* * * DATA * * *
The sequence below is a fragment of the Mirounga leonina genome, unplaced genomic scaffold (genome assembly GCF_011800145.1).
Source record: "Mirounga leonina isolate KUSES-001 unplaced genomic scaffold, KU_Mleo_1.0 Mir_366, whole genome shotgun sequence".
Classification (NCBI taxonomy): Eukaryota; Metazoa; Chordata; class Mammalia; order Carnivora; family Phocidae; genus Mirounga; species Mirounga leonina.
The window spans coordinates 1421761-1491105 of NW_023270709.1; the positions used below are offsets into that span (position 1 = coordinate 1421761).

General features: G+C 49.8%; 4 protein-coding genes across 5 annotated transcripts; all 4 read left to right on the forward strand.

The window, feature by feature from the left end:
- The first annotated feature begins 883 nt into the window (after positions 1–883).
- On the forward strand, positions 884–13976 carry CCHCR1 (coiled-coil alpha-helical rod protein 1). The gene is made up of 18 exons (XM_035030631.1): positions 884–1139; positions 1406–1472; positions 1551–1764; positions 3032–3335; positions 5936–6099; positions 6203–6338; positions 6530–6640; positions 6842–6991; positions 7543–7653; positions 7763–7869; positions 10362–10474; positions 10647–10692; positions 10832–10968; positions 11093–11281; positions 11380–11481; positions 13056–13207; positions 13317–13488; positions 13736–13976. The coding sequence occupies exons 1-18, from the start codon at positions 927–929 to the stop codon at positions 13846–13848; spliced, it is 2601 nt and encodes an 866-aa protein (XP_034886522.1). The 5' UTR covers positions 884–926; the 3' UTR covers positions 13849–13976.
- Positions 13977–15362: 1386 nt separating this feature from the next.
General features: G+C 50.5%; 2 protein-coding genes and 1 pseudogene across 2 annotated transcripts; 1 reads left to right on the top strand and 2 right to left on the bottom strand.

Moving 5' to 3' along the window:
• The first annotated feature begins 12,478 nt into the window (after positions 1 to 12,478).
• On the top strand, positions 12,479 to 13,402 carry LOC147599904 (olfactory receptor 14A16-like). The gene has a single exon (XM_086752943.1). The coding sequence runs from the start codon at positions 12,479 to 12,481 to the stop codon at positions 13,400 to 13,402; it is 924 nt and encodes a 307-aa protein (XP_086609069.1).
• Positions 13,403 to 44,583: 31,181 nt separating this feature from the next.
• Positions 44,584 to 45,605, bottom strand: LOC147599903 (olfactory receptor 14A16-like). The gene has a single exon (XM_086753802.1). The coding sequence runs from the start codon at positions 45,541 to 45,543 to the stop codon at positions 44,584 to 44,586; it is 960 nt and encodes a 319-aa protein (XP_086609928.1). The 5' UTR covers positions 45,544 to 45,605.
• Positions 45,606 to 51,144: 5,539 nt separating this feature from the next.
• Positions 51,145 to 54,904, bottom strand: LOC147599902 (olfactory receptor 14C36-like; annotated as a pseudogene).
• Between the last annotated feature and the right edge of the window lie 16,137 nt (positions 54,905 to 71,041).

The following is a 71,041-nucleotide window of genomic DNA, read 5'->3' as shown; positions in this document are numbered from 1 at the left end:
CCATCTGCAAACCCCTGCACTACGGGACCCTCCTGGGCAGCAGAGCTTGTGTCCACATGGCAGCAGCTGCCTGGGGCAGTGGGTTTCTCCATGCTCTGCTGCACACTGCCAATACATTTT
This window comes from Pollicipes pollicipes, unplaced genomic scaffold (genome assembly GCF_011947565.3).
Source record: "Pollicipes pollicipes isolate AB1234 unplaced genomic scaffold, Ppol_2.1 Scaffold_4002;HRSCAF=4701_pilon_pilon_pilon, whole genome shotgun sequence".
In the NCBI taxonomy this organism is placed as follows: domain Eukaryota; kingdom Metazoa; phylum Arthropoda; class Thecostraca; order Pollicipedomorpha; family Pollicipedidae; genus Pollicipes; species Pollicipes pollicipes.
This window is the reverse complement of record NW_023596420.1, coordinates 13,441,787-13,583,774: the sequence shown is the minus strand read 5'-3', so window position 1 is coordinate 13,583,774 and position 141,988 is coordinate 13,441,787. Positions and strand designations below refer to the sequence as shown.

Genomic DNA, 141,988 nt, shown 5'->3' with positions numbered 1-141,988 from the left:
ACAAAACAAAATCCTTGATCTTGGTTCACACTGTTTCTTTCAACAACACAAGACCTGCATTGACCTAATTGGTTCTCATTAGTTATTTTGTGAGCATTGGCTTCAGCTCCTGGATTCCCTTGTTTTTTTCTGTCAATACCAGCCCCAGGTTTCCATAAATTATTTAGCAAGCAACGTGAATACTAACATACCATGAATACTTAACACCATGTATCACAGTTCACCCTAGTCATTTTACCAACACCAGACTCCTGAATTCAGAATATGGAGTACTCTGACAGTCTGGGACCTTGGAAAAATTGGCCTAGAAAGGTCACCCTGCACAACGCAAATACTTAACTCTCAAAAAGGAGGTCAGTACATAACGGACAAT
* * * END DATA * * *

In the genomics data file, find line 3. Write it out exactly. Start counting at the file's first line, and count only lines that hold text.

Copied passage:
Classification (NCBI taxonomy): Eukaryota; Metazoa; Chordata; class Mammalia; order Carnivora; family Phocidae; genus Mirounga; species Mirounga leonina.